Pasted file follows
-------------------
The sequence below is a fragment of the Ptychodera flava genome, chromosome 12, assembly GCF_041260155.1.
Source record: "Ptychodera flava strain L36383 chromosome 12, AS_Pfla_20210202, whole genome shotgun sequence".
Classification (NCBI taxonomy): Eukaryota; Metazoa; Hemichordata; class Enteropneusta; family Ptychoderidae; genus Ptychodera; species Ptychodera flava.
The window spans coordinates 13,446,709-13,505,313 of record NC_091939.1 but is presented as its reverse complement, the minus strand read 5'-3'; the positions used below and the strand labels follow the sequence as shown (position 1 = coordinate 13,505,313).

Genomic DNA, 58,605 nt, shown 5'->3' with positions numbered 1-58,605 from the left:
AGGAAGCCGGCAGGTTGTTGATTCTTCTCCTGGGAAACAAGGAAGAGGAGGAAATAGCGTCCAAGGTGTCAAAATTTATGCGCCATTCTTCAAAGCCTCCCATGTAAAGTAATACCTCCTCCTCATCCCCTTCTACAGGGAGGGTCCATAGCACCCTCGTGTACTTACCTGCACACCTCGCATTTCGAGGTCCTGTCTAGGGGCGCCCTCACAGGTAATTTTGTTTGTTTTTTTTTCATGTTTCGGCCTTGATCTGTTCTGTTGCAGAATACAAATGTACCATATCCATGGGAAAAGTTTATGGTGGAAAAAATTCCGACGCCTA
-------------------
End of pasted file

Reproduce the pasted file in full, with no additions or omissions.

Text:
The sequence below is a fragment of the Ptychodera flava genome, chromosome 12, assembly GCF_041260155.1.
Source record: "Ptychodera flava strain L36383 chromosome 12, AS_Pfla_20210202, whole genome shotgun sequence".
Classification (NCBI taxonomy): Eukaryota; Metazoa; Hemichordata; class Enteropneusta; family Ptychoderidae; genus Ptychodera; species Ptychodera flava.
The window spans coordinates 13,446,709-13,505,313 of record NC_091939.1 but is presented as its reverse complement, the minus strand read 5'-3'; the positions used below and the strand labels follow the sequence as shown (position 1 = coordinate 13,505,313).

Genomic DNA, 58,605 nt, shown 5'->3' with positions numbered 1-58,605 from the left:
AGGAAGCCGGCAGGTTGTTGATTCTTCTCCTGGGAAACAAGGAAGAGGAGGAAATAGCGTCCAAGGTGTCAAAATTTATGCGCCATTCTTCAAAGCCTCCCATGTAAAGTAATACCTCCTCCTCATCCCCTTCTACAGGGAGGGTCCATAGCACCCTCGTGTACTTACCTGCACACCTCGCATTTCGAGGTCCTGTCTAGGGGCGCCCTCACAGGTAATTTTGTTTGTTTTTTTTTCATGTTTCGGCCTTGATCTGTTCTGTTGCAGAATACAAATGTACCATATCCATGGGAAAAGTTTATGGTGGAAAAAATTCCGACGCCTA